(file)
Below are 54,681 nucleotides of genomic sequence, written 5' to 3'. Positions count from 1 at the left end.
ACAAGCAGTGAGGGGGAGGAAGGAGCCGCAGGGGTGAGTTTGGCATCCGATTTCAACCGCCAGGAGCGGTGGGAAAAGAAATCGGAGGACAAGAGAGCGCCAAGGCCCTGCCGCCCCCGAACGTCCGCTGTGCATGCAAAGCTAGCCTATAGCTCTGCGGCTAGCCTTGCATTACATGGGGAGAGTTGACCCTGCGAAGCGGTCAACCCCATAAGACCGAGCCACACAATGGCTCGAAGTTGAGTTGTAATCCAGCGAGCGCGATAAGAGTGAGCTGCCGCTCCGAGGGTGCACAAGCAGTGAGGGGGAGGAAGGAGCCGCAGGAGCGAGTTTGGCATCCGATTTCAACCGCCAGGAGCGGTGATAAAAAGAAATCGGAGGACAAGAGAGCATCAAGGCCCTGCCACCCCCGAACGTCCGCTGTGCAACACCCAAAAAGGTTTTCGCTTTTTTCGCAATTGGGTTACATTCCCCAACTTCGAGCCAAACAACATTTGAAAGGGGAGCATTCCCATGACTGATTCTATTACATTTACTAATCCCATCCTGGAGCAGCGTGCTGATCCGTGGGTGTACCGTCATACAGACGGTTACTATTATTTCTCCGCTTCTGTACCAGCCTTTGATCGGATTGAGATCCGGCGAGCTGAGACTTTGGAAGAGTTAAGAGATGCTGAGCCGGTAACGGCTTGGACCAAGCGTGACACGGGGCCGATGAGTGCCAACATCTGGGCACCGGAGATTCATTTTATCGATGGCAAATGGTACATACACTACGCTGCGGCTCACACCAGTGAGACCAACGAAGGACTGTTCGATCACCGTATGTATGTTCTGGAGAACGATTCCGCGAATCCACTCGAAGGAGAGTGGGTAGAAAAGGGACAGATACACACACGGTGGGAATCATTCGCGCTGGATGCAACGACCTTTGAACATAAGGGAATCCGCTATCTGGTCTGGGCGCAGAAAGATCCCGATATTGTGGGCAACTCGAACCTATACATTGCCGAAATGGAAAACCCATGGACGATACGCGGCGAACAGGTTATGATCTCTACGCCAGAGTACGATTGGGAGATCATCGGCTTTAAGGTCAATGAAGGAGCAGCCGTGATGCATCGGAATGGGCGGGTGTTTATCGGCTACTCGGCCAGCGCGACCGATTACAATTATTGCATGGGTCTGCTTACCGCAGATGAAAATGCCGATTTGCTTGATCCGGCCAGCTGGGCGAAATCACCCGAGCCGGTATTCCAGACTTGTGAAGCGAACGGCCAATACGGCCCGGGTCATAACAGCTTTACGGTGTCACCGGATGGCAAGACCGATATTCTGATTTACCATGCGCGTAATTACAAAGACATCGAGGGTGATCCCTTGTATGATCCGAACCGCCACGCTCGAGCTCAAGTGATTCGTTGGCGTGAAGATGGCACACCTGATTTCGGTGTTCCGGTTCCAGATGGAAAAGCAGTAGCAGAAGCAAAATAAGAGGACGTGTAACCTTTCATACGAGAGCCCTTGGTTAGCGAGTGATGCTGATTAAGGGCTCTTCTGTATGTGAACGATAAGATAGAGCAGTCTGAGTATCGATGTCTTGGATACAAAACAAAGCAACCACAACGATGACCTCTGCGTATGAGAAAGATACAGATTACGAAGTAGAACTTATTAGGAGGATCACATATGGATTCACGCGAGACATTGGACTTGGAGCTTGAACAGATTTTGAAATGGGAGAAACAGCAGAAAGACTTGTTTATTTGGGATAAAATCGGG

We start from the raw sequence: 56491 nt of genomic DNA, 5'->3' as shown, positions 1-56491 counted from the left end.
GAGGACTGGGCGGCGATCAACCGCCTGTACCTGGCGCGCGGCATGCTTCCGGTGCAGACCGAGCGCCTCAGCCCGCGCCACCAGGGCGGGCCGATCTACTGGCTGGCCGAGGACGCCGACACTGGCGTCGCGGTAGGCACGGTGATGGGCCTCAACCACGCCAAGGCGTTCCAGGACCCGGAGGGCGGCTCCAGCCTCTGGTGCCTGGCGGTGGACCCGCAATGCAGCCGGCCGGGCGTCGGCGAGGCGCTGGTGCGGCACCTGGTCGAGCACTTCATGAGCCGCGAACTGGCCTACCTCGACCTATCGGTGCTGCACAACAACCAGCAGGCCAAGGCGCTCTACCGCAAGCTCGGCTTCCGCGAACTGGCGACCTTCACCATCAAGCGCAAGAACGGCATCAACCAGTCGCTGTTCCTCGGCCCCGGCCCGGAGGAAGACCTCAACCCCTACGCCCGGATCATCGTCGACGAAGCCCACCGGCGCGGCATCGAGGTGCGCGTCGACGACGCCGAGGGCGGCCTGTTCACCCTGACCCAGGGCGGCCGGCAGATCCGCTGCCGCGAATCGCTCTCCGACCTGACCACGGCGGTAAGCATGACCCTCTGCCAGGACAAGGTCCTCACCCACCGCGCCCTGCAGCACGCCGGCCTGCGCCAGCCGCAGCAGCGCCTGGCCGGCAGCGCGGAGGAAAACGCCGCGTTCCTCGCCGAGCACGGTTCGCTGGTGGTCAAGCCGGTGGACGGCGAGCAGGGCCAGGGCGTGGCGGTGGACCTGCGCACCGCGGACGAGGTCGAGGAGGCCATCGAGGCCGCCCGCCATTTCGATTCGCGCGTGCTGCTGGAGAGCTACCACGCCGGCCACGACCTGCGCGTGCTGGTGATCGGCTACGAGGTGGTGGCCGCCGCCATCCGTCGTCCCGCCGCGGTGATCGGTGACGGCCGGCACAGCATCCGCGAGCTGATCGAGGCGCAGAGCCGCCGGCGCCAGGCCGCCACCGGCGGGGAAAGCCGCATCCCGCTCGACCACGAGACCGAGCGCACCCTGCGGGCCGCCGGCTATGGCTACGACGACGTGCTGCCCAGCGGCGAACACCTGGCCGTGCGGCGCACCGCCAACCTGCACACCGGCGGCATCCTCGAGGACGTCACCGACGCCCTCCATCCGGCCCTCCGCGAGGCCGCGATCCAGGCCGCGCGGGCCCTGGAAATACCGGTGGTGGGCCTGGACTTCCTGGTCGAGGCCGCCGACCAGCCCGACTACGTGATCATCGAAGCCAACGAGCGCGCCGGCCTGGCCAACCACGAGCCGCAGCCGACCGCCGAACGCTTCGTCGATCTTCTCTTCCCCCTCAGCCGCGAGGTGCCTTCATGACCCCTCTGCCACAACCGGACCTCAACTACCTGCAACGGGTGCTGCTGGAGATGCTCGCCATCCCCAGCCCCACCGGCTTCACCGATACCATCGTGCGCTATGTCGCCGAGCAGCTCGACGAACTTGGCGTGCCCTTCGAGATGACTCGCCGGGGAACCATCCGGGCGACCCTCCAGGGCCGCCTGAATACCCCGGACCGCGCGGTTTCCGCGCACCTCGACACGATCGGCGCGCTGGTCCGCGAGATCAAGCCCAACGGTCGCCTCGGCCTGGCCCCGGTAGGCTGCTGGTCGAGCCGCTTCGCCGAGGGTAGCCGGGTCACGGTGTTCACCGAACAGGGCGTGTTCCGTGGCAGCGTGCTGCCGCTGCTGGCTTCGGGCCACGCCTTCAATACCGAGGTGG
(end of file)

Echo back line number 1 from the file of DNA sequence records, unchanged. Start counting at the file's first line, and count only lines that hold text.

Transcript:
Below are 54,681 nucleotides of genomic sequence, written 5' to 3'. Positions count from 1 at the left end.